Tuesday, November 30, 2021

Morning and Afternoon

 There were two first time ships in Halifax today (November 30). One arrived yesterday afternoon, and one this afternoon. The combination of short daylight hours and driving rain meant that I was not able to photograph yesterday's arrival until this morning. Appropriately for a morning photo, it was the EUKOR autocarrier Morning Lucy.

The ship docked initially at Pier 31 in Halifax to unload RoRo cargo, then moved first thing this morning to Autoport to unload cars. It is on a regular Wallenius Wilhelmsen Ocean transatlantic Europe to North America route. 

Morning Lucy was built in 2009 by Hyundai Samho in Mokpo, South Korea. A 68,701 gt, 28,080 dwt ship it has a capacity of 8,011 cars and can also carry substantial RoRo cargo. It is owned by the cryptically named S332 International SA of Panama. (S332 is the ship's hull number assigned by the  builder). The ship's technical manager is Wilhelmsen Ship Management (Korea) Ltd and its commercial manager is Eukor Car Carriers Inc (which is owned by the four car carier companies, Wallenius, Wilhelmsen, American RoRo Carrier and United European Car Carriers).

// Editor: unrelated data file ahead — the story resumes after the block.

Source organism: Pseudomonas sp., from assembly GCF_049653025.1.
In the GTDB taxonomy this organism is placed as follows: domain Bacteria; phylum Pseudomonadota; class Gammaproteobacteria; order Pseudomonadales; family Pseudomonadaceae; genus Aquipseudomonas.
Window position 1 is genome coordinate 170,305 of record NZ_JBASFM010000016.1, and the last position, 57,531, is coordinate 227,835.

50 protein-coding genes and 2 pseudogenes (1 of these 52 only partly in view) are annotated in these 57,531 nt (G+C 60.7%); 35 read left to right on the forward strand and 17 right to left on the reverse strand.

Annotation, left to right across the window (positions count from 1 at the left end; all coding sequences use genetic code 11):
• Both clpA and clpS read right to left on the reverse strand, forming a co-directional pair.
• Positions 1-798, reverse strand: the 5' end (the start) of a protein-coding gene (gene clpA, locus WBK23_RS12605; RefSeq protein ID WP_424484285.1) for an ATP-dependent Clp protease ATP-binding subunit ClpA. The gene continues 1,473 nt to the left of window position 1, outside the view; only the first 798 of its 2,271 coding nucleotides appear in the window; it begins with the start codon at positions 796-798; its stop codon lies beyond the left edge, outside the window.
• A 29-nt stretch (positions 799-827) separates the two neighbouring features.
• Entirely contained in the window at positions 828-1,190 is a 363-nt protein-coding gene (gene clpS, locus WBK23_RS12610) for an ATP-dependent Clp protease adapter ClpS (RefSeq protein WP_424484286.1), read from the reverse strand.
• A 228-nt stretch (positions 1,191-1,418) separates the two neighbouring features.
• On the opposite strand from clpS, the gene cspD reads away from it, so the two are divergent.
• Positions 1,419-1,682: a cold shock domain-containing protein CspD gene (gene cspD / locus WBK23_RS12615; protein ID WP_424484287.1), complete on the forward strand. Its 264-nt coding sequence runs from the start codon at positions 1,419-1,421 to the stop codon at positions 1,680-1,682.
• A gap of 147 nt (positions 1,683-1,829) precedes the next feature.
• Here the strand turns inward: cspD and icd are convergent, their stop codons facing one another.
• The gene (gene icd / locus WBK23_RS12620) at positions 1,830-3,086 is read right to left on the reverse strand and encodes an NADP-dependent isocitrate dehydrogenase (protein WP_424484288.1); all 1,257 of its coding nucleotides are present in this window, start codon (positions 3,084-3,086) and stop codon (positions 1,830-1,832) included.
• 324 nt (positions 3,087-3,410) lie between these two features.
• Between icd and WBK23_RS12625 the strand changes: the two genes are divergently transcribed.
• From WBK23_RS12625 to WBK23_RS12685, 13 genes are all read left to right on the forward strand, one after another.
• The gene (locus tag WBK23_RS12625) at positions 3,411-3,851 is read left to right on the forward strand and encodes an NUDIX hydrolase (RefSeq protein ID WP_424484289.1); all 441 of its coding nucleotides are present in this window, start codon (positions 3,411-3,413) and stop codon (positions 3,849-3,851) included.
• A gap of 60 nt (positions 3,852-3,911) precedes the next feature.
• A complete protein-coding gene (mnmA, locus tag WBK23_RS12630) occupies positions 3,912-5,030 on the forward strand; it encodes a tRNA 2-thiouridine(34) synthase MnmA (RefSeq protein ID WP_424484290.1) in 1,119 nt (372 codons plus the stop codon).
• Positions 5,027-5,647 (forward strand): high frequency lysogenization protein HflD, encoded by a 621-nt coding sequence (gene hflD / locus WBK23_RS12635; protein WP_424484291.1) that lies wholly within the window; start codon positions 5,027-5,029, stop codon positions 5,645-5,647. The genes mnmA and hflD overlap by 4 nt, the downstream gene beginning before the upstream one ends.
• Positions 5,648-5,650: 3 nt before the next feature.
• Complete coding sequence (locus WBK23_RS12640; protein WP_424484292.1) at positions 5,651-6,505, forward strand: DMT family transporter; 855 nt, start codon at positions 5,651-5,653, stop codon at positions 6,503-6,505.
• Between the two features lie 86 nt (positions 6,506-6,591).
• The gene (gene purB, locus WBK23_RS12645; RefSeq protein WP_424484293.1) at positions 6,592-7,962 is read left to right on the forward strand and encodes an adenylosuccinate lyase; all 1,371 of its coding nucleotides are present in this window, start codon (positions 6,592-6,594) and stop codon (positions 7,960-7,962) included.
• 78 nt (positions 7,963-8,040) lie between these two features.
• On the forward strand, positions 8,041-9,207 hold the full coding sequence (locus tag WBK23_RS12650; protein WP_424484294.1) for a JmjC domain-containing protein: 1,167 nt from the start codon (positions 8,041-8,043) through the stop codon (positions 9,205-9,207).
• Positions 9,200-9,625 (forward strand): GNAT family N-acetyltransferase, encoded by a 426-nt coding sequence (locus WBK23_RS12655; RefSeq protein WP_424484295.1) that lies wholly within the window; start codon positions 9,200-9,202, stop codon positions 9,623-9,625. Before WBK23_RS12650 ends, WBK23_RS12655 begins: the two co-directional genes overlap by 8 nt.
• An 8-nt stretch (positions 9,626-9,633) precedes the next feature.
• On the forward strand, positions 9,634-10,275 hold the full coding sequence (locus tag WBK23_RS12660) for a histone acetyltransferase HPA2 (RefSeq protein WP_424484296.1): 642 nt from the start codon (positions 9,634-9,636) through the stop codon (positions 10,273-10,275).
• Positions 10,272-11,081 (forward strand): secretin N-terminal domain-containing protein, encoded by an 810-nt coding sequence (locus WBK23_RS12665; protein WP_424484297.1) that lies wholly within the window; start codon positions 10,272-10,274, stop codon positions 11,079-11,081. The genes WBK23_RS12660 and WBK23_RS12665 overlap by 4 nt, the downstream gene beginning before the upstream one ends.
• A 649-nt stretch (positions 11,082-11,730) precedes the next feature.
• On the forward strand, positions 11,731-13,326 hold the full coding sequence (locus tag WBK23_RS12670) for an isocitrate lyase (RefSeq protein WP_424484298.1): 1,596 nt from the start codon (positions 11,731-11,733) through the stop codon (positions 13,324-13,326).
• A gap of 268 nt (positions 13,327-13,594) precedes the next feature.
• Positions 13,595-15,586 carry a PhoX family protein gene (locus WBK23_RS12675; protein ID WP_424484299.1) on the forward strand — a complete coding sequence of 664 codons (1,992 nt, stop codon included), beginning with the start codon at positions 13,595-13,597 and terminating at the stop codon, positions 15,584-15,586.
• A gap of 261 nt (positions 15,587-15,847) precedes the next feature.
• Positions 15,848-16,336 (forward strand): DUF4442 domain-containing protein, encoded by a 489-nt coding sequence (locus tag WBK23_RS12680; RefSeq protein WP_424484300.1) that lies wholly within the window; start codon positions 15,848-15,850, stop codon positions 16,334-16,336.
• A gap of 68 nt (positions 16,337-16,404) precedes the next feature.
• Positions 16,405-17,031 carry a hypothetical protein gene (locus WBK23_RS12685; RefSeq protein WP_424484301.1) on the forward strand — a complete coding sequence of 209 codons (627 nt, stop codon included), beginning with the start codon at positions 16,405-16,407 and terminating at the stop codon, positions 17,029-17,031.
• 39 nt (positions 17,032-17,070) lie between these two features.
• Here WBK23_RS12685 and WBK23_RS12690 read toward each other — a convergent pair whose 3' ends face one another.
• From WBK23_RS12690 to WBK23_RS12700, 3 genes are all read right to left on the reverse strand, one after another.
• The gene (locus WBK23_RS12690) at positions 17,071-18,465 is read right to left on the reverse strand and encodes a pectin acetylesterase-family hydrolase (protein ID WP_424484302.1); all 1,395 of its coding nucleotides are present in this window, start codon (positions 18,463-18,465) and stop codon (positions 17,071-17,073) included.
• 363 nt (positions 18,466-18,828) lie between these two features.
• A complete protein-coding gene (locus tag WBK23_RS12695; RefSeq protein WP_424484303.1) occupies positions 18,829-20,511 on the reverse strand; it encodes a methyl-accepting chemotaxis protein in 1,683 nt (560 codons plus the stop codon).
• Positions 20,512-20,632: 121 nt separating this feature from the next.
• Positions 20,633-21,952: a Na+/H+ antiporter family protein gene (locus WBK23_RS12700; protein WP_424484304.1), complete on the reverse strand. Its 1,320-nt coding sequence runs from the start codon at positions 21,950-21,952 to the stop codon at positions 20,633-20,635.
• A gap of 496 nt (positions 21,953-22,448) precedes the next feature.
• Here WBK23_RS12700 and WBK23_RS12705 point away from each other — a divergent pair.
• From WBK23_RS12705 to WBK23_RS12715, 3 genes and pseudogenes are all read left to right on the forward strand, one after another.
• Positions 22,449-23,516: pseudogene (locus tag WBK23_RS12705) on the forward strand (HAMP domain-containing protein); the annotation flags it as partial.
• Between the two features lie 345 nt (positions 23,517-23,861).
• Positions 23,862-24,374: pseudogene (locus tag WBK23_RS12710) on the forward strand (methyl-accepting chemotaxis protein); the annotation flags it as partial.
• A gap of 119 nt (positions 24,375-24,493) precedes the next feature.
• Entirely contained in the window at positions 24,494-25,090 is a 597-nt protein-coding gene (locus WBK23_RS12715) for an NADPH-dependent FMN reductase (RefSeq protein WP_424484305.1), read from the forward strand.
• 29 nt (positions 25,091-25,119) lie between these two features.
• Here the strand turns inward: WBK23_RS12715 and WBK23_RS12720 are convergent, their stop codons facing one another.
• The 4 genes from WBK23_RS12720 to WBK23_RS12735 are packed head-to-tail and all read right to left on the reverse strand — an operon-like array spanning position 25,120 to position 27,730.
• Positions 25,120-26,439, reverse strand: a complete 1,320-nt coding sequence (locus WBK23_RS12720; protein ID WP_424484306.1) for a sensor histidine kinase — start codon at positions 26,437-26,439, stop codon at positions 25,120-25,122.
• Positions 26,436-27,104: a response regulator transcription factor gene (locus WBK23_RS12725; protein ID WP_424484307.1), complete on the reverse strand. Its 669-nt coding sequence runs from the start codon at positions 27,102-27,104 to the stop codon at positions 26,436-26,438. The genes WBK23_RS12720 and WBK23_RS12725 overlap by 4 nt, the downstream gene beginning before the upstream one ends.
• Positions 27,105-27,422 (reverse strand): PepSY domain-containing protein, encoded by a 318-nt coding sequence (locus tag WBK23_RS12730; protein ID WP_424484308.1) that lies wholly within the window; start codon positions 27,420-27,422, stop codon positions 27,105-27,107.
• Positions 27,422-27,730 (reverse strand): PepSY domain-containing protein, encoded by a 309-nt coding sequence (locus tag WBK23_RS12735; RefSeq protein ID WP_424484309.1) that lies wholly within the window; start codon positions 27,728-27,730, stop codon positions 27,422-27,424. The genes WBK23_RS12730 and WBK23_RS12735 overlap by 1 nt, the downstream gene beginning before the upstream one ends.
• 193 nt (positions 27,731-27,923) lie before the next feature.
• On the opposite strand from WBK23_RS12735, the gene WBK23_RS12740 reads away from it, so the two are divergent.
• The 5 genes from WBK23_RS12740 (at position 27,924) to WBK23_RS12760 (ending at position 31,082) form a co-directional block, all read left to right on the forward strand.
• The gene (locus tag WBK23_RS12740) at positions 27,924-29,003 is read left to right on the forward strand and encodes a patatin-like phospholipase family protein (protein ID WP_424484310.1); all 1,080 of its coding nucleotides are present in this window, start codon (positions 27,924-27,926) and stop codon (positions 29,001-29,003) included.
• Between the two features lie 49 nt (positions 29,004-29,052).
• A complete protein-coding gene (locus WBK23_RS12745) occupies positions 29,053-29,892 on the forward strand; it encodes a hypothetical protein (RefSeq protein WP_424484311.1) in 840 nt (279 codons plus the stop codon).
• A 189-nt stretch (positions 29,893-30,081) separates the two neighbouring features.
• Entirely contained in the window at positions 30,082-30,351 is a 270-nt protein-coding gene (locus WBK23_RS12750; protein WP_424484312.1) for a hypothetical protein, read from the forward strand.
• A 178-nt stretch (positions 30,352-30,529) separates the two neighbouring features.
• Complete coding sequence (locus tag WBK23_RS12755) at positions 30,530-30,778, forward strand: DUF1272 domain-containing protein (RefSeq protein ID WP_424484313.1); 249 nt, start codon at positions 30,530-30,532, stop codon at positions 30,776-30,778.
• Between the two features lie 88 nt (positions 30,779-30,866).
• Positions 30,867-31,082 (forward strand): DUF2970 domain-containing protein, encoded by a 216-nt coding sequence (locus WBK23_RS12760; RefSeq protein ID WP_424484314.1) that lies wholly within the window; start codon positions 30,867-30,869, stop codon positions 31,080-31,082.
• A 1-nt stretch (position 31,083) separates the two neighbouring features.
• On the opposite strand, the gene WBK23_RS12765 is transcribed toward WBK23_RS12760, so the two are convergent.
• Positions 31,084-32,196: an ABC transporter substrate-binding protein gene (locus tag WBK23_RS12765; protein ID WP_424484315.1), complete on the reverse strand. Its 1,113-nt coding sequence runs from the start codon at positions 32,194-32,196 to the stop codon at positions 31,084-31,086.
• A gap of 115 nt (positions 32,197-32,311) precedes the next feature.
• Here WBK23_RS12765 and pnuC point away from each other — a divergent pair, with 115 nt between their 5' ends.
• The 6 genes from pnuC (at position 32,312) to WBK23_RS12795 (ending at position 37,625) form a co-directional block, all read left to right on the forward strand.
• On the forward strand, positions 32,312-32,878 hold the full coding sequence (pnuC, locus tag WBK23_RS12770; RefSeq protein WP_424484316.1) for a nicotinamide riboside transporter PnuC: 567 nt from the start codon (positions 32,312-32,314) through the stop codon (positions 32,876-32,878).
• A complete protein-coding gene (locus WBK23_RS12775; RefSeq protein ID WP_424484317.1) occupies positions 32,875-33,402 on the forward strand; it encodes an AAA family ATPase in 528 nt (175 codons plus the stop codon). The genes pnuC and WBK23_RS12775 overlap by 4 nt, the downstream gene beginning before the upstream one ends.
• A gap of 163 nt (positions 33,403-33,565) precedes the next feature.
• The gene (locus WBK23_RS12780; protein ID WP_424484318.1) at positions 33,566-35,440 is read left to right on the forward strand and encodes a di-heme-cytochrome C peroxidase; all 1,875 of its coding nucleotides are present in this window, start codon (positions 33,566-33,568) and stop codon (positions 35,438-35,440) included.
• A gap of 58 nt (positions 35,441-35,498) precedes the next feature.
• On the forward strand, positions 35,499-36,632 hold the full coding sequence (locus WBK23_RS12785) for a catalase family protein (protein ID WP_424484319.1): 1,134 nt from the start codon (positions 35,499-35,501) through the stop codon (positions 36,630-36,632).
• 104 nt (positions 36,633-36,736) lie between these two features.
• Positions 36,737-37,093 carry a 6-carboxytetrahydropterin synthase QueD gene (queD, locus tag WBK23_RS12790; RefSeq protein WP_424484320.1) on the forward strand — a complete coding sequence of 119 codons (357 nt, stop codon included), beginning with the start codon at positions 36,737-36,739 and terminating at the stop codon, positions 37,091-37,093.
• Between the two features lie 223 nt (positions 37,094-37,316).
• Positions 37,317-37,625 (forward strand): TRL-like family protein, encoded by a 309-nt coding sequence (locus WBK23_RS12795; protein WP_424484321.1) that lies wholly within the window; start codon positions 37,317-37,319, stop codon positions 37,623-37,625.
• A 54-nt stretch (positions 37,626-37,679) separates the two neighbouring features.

The second "new to Halifax" ship is MSC Silvana arriving this afternoon at PSA Halifax on the Indus 2 service. It is the seventh ship to arrive on that service since it was started last month. Built in 2006 by Daewoo Shipbuilding and Marine Engineering Co, Okpo, it is a 94,489 gt, 114,115 dwt ship with a capacity of 8400 TEU.